Former CIA Director David Petraeus and other top intelligence officials were kept out of the loop on secret raids in Libya which may have triggered the attacks on the U.S. Consulate last year, according to a new book out Tuesday.
According to the authors -- a former Navy SEAL and former Army Ranger -- the man tapped by President Obama to lead the CIA in his second term, White House counterterrorism adviser John Brennan, was behind those classified "combat operations" which were allegedly conducted in the run-up to the September 2012 terror attack.
The e-book, called "Benghazi: The Definitive Report," covered a number of behind-the-scenes claims, including that Petraeus was ensnared by a "palace coup" at the CIA that ultimately helped expose his affair with biographer Paula Broadwell.
But the fresh claims about Benghazi fuel a debate that has simmered steadily since last year about what led to the Benghazi attack. Brennan is fielding questions in a classified Senate committee meeting Tuesday, as part of his nomination to lead the CIA and Libya is likely to come up.
The new book, by Jack Murphy and Brandon Webb, describes highly classified operations that were conducted against Libya militants after the fall of Muammar Qaddafi.
"Brennan waged his own unilateral operations in North Africa outside of the traditional command structure," the book says, calling it an "off the books" operation not coordinated with Petraeus and the CIA.
The authors then claim that these raids were a "contributing factor" in the militant strike on the U.S. Consulate and CIA annex on Sept. 11.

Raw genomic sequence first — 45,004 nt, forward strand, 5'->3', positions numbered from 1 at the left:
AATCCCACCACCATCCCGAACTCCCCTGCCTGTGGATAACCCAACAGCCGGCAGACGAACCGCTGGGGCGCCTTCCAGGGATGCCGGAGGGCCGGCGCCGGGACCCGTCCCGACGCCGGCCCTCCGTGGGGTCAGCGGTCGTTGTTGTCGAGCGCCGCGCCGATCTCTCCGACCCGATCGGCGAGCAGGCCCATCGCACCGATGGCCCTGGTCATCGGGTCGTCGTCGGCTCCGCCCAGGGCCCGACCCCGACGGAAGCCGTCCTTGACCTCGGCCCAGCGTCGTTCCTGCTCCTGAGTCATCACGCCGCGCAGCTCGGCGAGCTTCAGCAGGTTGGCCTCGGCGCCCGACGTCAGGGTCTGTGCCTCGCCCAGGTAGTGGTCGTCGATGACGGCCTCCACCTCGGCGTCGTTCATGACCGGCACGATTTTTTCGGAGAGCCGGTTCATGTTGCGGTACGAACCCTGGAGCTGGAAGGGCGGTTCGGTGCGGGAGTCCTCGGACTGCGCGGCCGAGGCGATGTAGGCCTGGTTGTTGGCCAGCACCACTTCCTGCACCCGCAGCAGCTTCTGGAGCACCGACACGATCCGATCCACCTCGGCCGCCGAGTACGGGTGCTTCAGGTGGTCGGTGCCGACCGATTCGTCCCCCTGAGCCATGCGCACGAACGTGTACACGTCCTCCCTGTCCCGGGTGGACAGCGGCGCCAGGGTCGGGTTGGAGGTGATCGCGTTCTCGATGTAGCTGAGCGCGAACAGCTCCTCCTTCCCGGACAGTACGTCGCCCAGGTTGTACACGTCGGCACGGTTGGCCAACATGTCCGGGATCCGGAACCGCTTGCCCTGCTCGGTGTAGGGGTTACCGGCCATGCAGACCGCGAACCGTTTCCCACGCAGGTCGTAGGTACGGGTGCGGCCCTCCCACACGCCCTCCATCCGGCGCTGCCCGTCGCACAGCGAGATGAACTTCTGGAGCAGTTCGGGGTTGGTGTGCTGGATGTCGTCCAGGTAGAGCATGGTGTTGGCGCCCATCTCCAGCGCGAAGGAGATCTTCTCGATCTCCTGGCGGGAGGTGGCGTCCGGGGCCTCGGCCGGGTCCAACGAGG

The raids, they said, "kicked the hornets' nest and pissed off the militia."
Ambassador Chris Stevens, who was killed in the attack, "was kept in the dark and ultimately killed in a retaliation that he never could have seen coming," they wrote. "Likewise, the CIA never knew what hit them."
While highly critical of Brennan, the authors also go on to detail tensions at the highest levels of the CIA.
They claim that, while the FBI had already been investigating Petraeus and Broadwell, officials inside the CIA aided and encouraged that investigation. The officials, according to the book, were disappointed with Petraeus for "pursuing paramilitary operations" and allegedly moving the CIA away from its "roots in intelligence collection."
Further, the book claimed Petraeus' bodyguards helped spill the beans on Petraeus' affair.
"It was well known to Petraeus' Personal Security Detachment (bodyguards) that he and Broadwell were having an affair. He wasn't the only high-ranking Agency head or general engaged in extramarital relations, but when the 7th floor wanted Petraeus out, they cashed in their chips," they wrote.
"The reality of the situation is that high-ranking CIA officers had already discovered the affair by consulting with Petraeus' PSD and then found a way to initiate an FBI investigation in order to create a string of evidence and an investigative trail that led to the information they already had -- in other words, an official investigation that could be used to force Petraeus to resign."
The White House has not responded to a request for comment on the book.